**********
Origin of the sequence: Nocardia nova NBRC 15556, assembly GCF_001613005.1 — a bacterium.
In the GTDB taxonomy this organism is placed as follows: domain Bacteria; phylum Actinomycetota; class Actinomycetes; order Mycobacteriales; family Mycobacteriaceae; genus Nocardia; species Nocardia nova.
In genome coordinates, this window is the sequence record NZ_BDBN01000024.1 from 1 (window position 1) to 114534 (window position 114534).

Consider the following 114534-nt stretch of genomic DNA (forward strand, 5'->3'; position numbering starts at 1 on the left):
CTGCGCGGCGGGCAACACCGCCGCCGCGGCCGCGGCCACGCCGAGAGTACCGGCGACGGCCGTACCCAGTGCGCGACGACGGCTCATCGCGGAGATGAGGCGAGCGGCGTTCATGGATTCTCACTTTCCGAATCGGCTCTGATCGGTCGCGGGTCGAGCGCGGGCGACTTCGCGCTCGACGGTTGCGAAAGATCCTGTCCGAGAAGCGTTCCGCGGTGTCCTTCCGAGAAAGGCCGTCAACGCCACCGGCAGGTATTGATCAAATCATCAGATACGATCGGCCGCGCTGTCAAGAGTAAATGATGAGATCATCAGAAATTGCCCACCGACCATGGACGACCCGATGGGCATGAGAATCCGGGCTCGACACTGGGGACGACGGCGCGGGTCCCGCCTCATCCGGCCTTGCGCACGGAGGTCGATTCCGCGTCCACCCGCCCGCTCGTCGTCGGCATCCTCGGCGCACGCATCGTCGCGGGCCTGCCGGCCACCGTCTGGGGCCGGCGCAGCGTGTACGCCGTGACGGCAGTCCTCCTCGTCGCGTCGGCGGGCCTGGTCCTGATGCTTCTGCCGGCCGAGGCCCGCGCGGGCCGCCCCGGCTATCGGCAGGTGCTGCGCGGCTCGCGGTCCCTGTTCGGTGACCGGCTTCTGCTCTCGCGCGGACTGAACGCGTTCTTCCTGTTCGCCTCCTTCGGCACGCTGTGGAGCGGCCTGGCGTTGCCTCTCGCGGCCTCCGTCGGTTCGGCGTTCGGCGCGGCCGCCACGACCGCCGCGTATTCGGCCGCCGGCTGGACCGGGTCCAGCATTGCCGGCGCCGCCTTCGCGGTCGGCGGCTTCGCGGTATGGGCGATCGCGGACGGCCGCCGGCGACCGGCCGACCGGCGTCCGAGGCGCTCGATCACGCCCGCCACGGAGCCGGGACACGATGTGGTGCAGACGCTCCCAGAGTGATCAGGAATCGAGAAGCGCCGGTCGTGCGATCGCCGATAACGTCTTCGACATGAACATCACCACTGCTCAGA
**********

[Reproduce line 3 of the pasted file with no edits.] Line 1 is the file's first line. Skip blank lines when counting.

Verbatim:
In genome coordinates, this window is the sequence record NZ_BDBN01000024.1 from 1 (window position 1) to 114534 (window position 114534).